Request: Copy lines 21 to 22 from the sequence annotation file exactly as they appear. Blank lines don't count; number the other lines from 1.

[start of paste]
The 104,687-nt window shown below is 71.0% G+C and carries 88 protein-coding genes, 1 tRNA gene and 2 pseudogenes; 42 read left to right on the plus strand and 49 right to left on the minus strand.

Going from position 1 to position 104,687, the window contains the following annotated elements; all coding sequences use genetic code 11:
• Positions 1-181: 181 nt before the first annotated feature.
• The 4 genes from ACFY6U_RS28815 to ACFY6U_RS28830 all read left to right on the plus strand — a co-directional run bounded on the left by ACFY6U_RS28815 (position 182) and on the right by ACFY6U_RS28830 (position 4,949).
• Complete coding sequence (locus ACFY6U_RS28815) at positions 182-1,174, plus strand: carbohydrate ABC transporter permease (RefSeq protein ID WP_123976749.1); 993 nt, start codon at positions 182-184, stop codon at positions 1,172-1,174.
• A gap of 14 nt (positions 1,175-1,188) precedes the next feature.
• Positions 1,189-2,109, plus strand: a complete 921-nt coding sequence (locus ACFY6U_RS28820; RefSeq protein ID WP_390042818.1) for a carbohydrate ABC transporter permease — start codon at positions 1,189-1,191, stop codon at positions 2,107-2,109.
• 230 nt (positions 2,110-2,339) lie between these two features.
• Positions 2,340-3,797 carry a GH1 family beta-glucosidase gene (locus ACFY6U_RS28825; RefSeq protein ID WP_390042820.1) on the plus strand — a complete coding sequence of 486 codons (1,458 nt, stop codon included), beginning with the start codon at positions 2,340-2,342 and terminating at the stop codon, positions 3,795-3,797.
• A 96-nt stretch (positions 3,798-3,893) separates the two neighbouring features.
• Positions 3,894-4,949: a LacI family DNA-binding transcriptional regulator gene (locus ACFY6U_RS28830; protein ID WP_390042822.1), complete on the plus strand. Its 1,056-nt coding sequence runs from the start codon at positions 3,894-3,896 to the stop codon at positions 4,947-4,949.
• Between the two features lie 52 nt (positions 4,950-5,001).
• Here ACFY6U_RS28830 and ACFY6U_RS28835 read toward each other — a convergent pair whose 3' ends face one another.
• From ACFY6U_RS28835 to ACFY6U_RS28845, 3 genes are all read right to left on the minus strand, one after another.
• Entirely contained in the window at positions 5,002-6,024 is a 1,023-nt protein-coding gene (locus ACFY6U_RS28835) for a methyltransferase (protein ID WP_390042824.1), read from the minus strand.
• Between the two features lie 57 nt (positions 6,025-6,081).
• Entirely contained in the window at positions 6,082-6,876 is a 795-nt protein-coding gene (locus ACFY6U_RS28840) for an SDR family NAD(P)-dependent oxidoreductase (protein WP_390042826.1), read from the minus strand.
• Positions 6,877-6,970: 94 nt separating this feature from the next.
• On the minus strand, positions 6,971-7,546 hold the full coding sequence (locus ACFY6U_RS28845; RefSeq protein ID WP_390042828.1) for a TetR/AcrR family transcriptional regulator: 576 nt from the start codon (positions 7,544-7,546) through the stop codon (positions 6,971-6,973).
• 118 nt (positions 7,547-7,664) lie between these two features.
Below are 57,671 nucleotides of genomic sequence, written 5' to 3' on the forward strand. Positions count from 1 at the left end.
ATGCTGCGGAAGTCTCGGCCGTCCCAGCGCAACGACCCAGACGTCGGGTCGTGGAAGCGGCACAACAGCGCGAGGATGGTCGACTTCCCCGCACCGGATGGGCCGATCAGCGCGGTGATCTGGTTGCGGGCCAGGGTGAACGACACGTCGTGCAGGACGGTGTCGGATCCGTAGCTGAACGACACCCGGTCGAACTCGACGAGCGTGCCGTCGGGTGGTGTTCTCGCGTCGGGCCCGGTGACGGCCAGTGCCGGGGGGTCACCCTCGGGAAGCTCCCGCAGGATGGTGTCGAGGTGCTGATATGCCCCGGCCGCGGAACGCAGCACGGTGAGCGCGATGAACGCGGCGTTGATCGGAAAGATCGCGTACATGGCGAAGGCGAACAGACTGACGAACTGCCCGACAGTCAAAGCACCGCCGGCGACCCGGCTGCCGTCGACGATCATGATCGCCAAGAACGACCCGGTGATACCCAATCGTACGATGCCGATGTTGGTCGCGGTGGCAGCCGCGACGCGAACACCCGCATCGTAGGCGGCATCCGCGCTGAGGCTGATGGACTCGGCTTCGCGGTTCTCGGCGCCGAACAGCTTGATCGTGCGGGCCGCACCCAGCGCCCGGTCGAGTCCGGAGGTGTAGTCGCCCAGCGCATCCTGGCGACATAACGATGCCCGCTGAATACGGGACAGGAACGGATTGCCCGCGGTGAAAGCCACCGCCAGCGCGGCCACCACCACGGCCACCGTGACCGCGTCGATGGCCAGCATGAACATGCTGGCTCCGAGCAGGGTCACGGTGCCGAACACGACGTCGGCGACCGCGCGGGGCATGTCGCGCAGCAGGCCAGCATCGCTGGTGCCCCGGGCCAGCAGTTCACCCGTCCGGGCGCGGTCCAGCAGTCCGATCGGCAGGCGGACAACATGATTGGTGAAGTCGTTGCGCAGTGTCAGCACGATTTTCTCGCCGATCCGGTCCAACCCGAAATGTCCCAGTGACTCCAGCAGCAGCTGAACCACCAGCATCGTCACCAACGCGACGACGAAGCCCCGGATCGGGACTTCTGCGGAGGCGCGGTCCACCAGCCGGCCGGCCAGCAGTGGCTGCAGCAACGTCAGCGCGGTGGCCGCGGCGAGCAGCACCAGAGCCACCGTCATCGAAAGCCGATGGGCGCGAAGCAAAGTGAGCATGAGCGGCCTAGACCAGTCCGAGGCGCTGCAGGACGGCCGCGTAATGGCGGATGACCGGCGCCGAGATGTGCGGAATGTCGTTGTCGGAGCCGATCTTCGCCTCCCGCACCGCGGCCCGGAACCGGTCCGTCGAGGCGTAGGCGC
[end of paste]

Below are 57,671 nucleotides of genomic sequence, written 5' to 3' on the forward strand. Positions count from 1 at the left end.
ATGCTGCGGAAGTCTCGGCCGTCCCAGCGCAACGACCCAGACGTCGGGTCGTGGAAGCGGCACAACAGCGCGAGGATGGTCGACTTCCCCGCACCGGATGGGCCGATCAGCGCGGTGATCTGGTTGCGGGCCAGGGTGAACGACACGTCGTGCAGGACGGTGTCGGATCCGTAGCTGAACGACACCCGGTCGAACTCGACGAGCGTGCCGTCGGGTGGTGTTCTCGCGTCGGGCCCGGTGACGGCCAGTGCCGGGGGGTCACCCTCGGGAAGCTCCCGCAGGATGGTGTCGAGGTGCTGATATGCCCCGGCCGCGGAACGCAGCACGGTGAGCGCGATGAACGCGGCGTTGATCGGAAAGATCGCGTACATGGCGAAGGCGAACAGACTGACGAACTGCCCGACAGTCAAAGCACCGCCGGCGACCCGGCTGCCGTCGACGATCATGATCGCCAAGAACGACCCGGTGATACCCAATCGTACGATGCCGATGTTGGTCGCGGTGGCAGCCGCGACGCGAACACCCGCATCGTAGGCGGCATCCGCGCTGAGGCTGATGGACTCGGCTTCGCGGTTCTCGGCGCCGAACAGCTTGATCGTGCGGGCCGCACCCAGCGCCCGGTCGAGTCCGGAGGTGTAGTCGCCCAGCGCATCCTGGCGACATAACGATGCCCGCTGAATACGGGACAGGAACGGATTGCCCGCGGTGAAAGCCACCGCCAGCGCGGCCACCACCACGGCCACCGTGACCGCGTCGATGGCCAGCATGAACATGCTGGCTCCGAGCAGGGTCACGGTGCCGAACACGACGTCGGCGACCGCGCGGGGCATGTCGCGCAGCAGGCCAGCATCGCTGGTGCCCCGGGCCAGCAGTTCACCCGTCCGGGCGCGGTCCAGCAGTCCGATCGGCAGGCGGACAACATGATTGGTGAAGTCGTTGCGCAGTGTCAGCACGATTTTCTCGCCGATCCGGTCCAACCCGAAATGTCCCAGTGACTCCAGCAGCAGCTGAACCACCAGCATCGTCACCAACGCGACGACGAAGCCCCGGATCGGGACTTCTGCGGAGGCGCGGTCCACCAGCCGGCCGGCCAGCAGTGGCTGCAGCAACGTCAGCGCGGTGGCCGCGGCGAGCAGCACCAGAGCCACCGTCATCGAAAGCCGATGGGCGCGAAGCAAAGTGAGCATGAGCGGCCTAGACCAGTCCGAGGCGCTGCAGGACGGCCGCGTAATGGCGGATGACCGGCGCCGAGATGTGCGGAATGTCGTTGTCGGAGCCGATCTTCGCCTCCCGCACCGCGGCCCGGAACCGGTCCGTCGAGGCGTAGGCGC